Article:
Male scorpions are usually thinner and have longer tails than females. Yellow or light-brown ones can be found in deserts, while those in other habitats are typically brown or black.

    • Scorpions breed during warm seasons. The male locates the female through pheromones that the female releases from its abdomen.

    There are around 2,000 scorpion species, but only approximately 40 have strong enough poison to kill. On top of this, most toxins are specific to their designated prey. Since scorpions live primarily in harsh deserts, they can slow their metabolism when food is scarce. Ticks have a separate cephalothorax and abdomen, as illustrated by Figure 4.


    Spiders are part of the order Araneae. Although all spiders have poison, only the brown recluse and the black widow are harmful.

    Most spiders eat insects, helping control the pest population and saving crops keeping our food supply safe.

    • Contrary to popular belief, not all spiders make webs. Instead, they produce silk to climb, nests, trap prey, etc.

    Some spiders have six eyes, although most spiders have eight eyes. The most massive spider is the goliath bird eater tarantula, and it's around 4.75 inches (ca. 12 cm).

    Most spiders are threatened by habitat loss due to anthropogenic or human impact. They live in diverse habitats, from rainforests to gardens.


    Ticks are part of the order Acari. There are around 900 tick species found in the world.

    Ticks are parasitic as they feed on the Blood of their host organism. They find their host through "questing." Whereby they perch and wait on top of the tips of vegetation. Once a good host appears, the ticks will grab onto them. Ticks know when hosts walk by as they respond to specific stimuli: thermal heat from the body, vibrations, etc.

    Once on a host, the female tick usually feeds for days, while the male tick only takes Blood meals once in a while and stays on the host for more extended periods to look for a mate.

    A tick's habitat differs based on the type of host they prefer. But mostly, they need humid environments because they are prone to desiccation or drying out. This is why they are primarily found in areas with trees and other plants.

    Although all arachnids have the same parts, ticks have a fused cephalothorax and abdomen, unlike scorpions, pictured in Figure 4.

    Arachnids Differences Study Smarter

    Figure 4: Difference in body plans between some arachnids. Public Health Image Library (PHIL), CDC.

    Arachnids vs. Insects

    Most people tend to think that arachnids are the closest relatives to insects. But this is not true, as that title belongs to the horseshoe crabs.

    Insects and arachnids are both parts of the phylum Arthropoda. However, insects belong to the class Insecta while arachnids belong to Arachnida.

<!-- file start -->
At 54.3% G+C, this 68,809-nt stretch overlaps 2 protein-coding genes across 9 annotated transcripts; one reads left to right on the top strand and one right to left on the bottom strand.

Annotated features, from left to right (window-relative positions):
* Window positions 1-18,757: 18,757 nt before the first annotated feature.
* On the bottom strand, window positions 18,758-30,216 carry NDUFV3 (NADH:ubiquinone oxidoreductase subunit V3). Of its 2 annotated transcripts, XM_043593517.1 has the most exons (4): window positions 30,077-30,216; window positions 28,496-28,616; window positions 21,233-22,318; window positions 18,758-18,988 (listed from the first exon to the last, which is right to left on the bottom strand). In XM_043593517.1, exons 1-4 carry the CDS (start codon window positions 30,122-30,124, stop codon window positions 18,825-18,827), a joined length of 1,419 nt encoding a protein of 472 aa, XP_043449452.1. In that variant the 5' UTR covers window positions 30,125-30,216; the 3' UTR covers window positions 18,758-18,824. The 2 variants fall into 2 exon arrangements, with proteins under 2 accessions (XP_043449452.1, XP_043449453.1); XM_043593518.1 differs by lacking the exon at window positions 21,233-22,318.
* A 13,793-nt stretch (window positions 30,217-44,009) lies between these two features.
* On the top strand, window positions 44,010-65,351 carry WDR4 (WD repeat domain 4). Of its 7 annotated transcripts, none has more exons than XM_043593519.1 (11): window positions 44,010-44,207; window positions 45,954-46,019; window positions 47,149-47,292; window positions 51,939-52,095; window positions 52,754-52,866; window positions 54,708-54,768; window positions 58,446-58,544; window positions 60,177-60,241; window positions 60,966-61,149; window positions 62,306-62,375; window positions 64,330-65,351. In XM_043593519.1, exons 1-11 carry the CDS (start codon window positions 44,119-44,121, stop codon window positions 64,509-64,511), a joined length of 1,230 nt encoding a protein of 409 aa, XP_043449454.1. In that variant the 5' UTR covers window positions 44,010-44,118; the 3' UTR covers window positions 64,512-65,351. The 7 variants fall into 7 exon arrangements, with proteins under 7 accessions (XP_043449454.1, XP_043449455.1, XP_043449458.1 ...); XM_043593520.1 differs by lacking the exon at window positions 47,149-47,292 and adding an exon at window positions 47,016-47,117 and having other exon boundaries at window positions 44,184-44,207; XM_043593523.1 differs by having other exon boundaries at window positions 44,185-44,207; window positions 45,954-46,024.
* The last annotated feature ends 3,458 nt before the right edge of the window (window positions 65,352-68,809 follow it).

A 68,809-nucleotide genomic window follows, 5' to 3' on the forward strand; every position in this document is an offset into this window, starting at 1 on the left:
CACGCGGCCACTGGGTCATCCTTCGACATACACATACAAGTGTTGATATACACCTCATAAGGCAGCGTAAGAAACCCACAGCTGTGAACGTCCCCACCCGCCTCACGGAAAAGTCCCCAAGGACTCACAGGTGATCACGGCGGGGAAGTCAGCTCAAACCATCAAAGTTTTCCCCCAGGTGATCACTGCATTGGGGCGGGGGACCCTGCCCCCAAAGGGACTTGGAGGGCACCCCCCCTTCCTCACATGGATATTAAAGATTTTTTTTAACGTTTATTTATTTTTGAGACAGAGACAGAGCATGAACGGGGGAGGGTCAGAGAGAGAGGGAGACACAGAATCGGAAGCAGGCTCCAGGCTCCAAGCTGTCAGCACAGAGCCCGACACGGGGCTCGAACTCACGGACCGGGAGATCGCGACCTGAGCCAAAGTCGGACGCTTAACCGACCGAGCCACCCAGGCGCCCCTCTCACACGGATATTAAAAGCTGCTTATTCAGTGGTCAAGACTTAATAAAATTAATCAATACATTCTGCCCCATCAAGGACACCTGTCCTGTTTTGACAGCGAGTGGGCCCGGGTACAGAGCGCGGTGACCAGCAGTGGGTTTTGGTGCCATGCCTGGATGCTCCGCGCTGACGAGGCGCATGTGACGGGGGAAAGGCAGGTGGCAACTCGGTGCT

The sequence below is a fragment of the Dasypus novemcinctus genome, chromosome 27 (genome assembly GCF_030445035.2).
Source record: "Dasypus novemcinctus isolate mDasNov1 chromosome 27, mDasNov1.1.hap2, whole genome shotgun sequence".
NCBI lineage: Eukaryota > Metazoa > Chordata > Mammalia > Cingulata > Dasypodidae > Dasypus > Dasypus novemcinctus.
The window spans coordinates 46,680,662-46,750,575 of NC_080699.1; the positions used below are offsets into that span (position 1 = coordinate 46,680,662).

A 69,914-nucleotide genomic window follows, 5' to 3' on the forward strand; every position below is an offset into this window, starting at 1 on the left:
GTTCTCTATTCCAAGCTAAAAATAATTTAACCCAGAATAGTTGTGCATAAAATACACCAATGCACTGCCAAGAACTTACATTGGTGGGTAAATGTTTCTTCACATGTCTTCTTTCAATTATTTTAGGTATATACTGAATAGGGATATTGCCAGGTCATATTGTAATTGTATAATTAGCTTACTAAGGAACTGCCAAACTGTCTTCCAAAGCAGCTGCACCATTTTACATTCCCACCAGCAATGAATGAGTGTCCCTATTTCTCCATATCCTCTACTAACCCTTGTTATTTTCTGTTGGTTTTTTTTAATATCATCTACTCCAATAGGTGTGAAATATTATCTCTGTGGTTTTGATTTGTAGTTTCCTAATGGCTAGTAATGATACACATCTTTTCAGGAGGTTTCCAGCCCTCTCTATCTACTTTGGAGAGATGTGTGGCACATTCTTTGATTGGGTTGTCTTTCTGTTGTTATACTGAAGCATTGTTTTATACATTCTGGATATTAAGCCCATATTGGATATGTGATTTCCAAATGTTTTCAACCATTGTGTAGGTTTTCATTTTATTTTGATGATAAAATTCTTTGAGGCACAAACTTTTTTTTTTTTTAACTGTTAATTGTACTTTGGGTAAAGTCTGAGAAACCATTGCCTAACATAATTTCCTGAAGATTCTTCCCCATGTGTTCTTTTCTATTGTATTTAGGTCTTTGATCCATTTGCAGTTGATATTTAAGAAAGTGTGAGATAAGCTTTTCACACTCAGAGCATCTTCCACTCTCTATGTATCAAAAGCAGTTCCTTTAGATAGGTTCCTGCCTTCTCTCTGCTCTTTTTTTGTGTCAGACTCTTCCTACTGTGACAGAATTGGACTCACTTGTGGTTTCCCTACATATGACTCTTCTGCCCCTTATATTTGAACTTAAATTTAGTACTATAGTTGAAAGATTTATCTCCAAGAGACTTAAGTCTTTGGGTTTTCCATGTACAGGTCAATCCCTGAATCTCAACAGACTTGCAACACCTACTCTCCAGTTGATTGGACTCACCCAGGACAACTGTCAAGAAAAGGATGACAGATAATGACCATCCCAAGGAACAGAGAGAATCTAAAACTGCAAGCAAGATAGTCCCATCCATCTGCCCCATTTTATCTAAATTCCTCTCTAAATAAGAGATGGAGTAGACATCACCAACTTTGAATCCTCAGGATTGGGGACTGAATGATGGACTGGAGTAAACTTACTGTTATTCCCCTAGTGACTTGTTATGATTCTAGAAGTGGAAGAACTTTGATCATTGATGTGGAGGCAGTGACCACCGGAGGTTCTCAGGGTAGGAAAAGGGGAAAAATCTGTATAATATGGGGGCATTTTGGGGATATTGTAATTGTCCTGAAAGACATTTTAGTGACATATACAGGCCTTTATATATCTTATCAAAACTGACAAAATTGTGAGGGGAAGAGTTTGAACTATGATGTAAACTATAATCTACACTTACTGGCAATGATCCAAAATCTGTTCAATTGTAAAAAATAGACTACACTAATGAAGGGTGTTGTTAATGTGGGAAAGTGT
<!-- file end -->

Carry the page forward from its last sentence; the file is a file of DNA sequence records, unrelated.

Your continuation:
As discussed earlier, arachnids have two body segments: the cephalothorax and the abdomen; refer to Figure 2. In comparison, insects have three body segments: a head, a thorax, and an abdomen, as illustrated in Figure 5.

    Insects have an antenna, while arachnids do not. However, arachnids do have antennae-like structures called pedipalps.

    Insects also have three pairs of legs or six legs combined. In contrast, arachnids have eight legs or four pairs of legs.

    Arachnids have a three-part life cycle, while insects have four. In addition, plenty of insects undergo metamorphosis, like the monarch butterfly.

    Since both organisms are arthropods, they both have exoskeletons and are invertebrates. There are around 1 million insects reported making them about 80% of all animal species on our planet! Insects, like arachnids, have essential roles in the ecosystem.

    For instance, insects act as pollinators for many flowering plants and are food sources for animals such as arachnids. Simultaneously, arachnids benefit gardens and crops by eating the insects that tend to devastate them.

    Pollinators are animals that help flowering plants move their pollen from the male part (the anther) to the female part (the stigma). This results in the fertilization of the ovules of the flower.

    Angiosperms are flowering plants. They include all flowers, most trees, and even grasses!

    Arachnids Insects Body Parts Study SmarterFigure 5: Insect body parts illustrated. Wikimedia, Pearson Scott Foresman (Public Domain).

    Arachnids - Key takeaways

    • Arachnids are a diverse group of mainly terrestrial arthropods, including spiders, ticks, mites, etc.
    • Arthropods are believed to be one of the earliest known terrestrial animals. Arachnids are located under the arthropod phylum Arthropoda and the class Arachnida.
    • Some of the most common examples of class Arachnida include scorpions, spiders, and ticks.

    • Most people tend to think that arachnids are the closest relatives to insects. But this is not true, as that title belongs to the horseshoe crabs.

    • Insects and arachnids are essential, as insects act as pollinators for many flowering plants. At the same time, arachnids benefit crops by eating insects that tend to devastate them.


    Frequently Asked Questions about Arachnids

    What animals are considered arachnids? 

    Arachnids are a diverse group of mainly terrestrial arthropods, including spiders, ticks, mites, etc.

    How do spiders differ from other arachnids? 

    Spiders differ from other arachnids as they don't have visible outer segmentation. 

    What are the main features of arachnids? 

    The main features of arachnids are eight legs, segmented bodies, exoskeletons, and they are invertebrates. 

    What are the 3 types of arachnids? 

    Three common types of arachnids are scorpions, spiders, and ticks. 

    How do arachnids breathe? 

    Arachnids are the only animals that breathe through their tracheae and lungs simultaneously. Air is taken in usually by the small tracheal holes they have located in their abdomen.